Monday, February 6, 2017

A Woman’s Work

By Ranada Robinson, Research Manager

On January 25, 2017, our COO Kathy Young and I attended the 2017 Georgia Budget and Policy Institute (GBPI) Policy Conference. GPBI is a nonpartisan think tank that conducts research related to Georgia’s state budget, taxes, and public policies and informs the public about issues that arise. Our CEO J. Mac Holladay is on GBPI’s Board of Directors. 

One of the breakout sessions that I attended during the conference was focused on GBPI’s Economic Opportunity Agenda for Georgia Women, published in August 2016. The report explores the impact of women in the state’s workforce and what policies can support and strengthen that impact. Here are some interesting facts that our readers outside of Georgia probably don’t know:

  • The majority of Georgia’s population is women (51.3 percent in 2015, according to the U.S. Census Bureau).
  • Close to half of the state’s workforce is women (48 percent in 2015).
  • Approximately 56 percent of women and girls live in metro Atlanta, and another 28 percent live in other metro areas in the state.
  • Roughly 53 percent of women and girls in the state are under the age of 40.
  • In over half of all Georgia households with children, women are the primary or co-breadwinners.
  • Since 1970, the share of households with children headed by single mothers has more than doubled to 29 percent. Today, 83 percent of single mothers work.
  • Women in Georgia who work full-time and year-round earn an average of $36,000 annually, compared to $44,000 for their male counterparts.
  • Women are more likely to have attended in college—60 percent of Georgia women had attended at least some college in 2014, compared to 55 percent of Georgia men. This includes the 29.4 percent of women who have earned a Bachelor’s degree or higher, compared to 28.6 percent of men.
  • If all working women in the state earned the same amount of money as their male counterparts all else equal (similar geography type within the state, same age, education level, and working the same number of hours), an added $14.4 billion would be added to the state economy.
  • If women earned the same amount of money as their male counterparts, poverty for working women in Georgia would decrease by nearly half.

The report highlights four specific recommendations that can support the economic mobility of women throughout Georgia:

  • Expanding Medicaid eligibility: Georgia suffers from a health insurance coverage gap that affects more than 300,000 adults in Georgia, including more than 155,000 women. The citizens in this gap have incomes that are too high to qualify for Medicaid under the state’s current eligibility rules but make too little to qualify for financial assistance under the Affordable Care Act. The majority of these citizen are in working families. Lack of health coverage increases the likelihood of poor health outcomes, which negatively impacts the state’s workforce and its competitiveness.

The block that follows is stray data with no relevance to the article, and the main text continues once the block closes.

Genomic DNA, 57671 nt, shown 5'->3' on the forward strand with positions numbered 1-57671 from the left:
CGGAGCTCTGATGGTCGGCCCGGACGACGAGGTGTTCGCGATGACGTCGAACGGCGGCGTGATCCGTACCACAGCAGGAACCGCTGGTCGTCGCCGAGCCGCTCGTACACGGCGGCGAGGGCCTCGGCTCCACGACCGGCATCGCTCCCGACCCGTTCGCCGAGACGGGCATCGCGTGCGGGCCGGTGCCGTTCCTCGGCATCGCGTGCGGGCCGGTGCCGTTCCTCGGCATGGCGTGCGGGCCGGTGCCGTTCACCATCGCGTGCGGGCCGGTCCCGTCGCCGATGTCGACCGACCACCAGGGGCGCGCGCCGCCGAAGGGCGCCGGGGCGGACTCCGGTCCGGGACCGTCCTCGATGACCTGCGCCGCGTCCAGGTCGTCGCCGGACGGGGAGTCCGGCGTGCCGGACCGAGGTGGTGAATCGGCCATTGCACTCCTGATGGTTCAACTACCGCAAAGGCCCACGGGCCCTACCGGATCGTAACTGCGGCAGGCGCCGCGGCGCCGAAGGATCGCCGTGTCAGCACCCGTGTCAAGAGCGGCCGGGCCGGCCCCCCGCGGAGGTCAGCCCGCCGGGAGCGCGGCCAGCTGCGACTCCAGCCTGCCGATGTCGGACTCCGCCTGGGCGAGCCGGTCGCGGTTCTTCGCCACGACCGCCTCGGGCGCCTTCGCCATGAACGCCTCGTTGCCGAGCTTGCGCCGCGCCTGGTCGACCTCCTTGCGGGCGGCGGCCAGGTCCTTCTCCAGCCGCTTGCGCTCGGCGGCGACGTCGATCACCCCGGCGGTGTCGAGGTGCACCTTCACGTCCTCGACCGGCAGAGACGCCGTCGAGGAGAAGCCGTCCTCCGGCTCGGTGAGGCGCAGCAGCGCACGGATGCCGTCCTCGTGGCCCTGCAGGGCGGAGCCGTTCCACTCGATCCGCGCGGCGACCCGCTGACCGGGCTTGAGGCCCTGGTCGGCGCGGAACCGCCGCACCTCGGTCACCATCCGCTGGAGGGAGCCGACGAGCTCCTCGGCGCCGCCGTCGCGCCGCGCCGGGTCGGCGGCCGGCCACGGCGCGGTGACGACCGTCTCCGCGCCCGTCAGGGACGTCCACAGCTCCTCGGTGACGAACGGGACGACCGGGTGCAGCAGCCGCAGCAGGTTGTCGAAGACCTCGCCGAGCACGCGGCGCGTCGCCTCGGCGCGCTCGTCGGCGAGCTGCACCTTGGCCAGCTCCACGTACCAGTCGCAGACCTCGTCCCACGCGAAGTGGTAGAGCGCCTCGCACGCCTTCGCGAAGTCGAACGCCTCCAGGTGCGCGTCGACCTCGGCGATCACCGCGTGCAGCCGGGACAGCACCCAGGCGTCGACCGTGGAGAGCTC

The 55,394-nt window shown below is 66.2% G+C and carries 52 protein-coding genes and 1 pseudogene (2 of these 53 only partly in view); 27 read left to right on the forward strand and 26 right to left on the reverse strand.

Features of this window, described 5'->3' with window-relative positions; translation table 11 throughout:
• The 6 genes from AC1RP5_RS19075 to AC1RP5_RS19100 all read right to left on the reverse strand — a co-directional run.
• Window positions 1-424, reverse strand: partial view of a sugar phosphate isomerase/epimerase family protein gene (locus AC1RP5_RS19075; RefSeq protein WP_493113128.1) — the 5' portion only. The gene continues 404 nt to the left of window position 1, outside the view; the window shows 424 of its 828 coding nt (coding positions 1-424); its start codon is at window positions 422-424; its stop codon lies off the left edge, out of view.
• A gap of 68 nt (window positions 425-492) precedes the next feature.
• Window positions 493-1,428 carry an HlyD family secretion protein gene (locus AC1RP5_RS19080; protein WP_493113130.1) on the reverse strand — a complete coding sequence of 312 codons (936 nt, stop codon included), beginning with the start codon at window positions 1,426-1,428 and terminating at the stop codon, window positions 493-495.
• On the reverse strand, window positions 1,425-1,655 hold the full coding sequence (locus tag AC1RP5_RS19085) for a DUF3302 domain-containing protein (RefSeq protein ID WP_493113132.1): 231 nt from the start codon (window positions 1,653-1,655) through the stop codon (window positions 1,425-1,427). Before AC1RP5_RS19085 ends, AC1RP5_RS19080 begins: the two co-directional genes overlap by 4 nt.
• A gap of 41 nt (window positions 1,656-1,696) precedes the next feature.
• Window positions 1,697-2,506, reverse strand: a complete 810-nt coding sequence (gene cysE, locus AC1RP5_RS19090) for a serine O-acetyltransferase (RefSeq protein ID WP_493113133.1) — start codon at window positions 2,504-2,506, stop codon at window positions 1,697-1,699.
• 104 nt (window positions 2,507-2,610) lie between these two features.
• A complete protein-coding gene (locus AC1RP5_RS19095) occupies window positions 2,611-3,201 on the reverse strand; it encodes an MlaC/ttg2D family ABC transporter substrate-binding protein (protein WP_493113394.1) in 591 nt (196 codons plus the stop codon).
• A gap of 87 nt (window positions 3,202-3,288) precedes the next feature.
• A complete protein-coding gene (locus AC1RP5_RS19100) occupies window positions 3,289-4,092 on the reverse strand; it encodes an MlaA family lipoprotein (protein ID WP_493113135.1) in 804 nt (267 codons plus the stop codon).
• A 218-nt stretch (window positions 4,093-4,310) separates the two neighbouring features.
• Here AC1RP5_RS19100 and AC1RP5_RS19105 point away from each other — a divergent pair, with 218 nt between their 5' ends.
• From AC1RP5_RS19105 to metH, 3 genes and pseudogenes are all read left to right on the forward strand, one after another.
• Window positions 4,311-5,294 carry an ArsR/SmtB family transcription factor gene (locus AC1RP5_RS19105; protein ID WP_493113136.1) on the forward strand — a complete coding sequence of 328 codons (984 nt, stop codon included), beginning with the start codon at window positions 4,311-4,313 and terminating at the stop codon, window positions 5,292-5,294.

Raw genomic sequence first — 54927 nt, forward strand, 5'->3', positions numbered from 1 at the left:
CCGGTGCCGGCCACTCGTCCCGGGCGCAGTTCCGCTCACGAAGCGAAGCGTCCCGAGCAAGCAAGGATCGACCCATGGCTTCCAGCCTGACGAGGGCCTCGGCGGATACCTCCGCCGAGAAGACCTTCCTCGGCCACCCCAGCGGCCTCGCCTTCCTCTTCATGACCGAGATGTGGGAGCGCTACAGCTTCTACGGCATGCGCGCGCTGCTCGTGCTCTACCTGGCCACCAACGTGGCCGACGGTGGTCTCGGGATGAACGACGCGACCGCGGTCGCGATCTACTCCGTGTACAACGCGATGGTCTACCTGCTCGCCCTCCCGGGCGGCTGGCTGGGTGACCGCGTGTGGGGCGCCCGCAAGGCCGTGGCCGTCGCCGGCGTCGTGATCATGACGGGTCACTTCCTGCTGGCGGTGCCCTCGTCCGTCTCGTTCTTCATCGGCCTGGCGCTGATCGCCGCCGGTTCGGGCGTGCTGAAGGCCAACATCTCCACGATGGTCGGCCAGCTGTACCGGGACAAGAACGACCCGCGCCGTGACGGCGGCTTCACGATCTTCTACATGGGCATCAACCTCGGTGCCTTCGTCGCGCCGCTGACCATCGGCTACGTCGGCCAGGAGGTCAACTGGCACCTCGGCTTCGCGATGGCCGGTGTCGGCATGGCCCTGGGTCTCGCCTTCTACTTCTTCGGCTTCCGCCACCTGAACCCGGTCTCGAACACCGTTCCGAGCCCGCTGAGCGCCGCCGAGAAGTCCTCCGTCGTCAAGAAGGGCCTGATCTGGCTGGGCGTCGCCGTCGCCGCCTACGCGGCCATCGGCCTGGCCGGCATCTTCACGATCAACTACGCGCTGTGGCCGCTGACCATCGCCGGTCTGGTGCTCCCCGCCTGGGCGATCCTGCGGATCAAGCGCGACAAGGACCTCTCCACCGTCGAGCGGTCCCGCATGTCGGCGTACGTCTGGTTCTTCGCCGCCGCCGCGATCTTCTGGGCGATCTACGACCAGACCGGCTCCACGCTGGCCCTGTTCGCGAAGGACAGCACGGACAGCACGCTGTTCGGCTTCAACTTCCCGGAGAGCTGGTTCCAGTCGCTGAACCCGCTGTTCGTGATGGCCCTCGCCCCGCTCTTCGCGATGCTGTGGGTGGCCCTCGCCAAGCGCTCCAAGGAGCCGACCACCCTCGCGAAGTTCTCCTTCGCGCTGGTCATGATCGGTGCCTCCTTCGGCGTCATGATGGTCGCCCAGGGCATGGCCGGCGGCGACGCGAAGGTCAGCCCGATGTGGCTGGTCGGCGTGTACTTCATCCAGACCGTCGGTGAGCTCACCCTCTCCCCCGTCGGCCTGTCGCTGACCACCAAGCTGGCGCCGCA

• Making child care accessible and affordable: Women in Georgia are more likely than men to work part-time because of family care obligations. Home responsibilities is the leading reason cited by women across the nation between the ages of 25 and 54 who are not in the workforce and were 12 times more like than men to cite this as the reason. The average annual cost of center-based child care for an infant in Georgia is $7,644 and for a school-aged child, $3,692. GBPI recommends that Georgia’s child care assistance program be expanded to serve more low-income families.
  • Enacting Georgia Work Credit: The Georgia Work Credit is a state Earned Income Tax Credit (EITC). The federal EITC provides a federal tax cut to only people who work and the credit increases as wages increase. It encourages the recipients to stay employed and work more hours. Just under 28 percent of all Georgians received the federal EITC in 2013. A state EITC builds on the federal credit, and GBPI states in the report that the largest value goes to families making between $10,000 and $23,000 per year, but families making up to $52,500 depending on the number of kids in the household can benefit as well. GBPI estimates that this could help up to 900,000 women in Georgia who earn low wages. 
  • Raising the state minimum wage to $10.10 per hour: Georgia is one of only seven states in the nation with a state minimum wage below the federal minimum wage of $7.25 per hour. Raising the minimum wage would help close the gender earnings gap because in Georgia, six in 10 minimum wage earners are women. Raising the minimum wage can add an estimated $342 million to nearly half a million women, who are expected to spend it supporting their families and paying for basic needs. 

The Economic Opportunity Agenda for Georgia Women is a worthwhile and enlightening report. Like Market Street, GBPI truly believes in research-based recommendations, and they have definitely made a clear case for these four measures that could significantly benefit Georgia’s economy.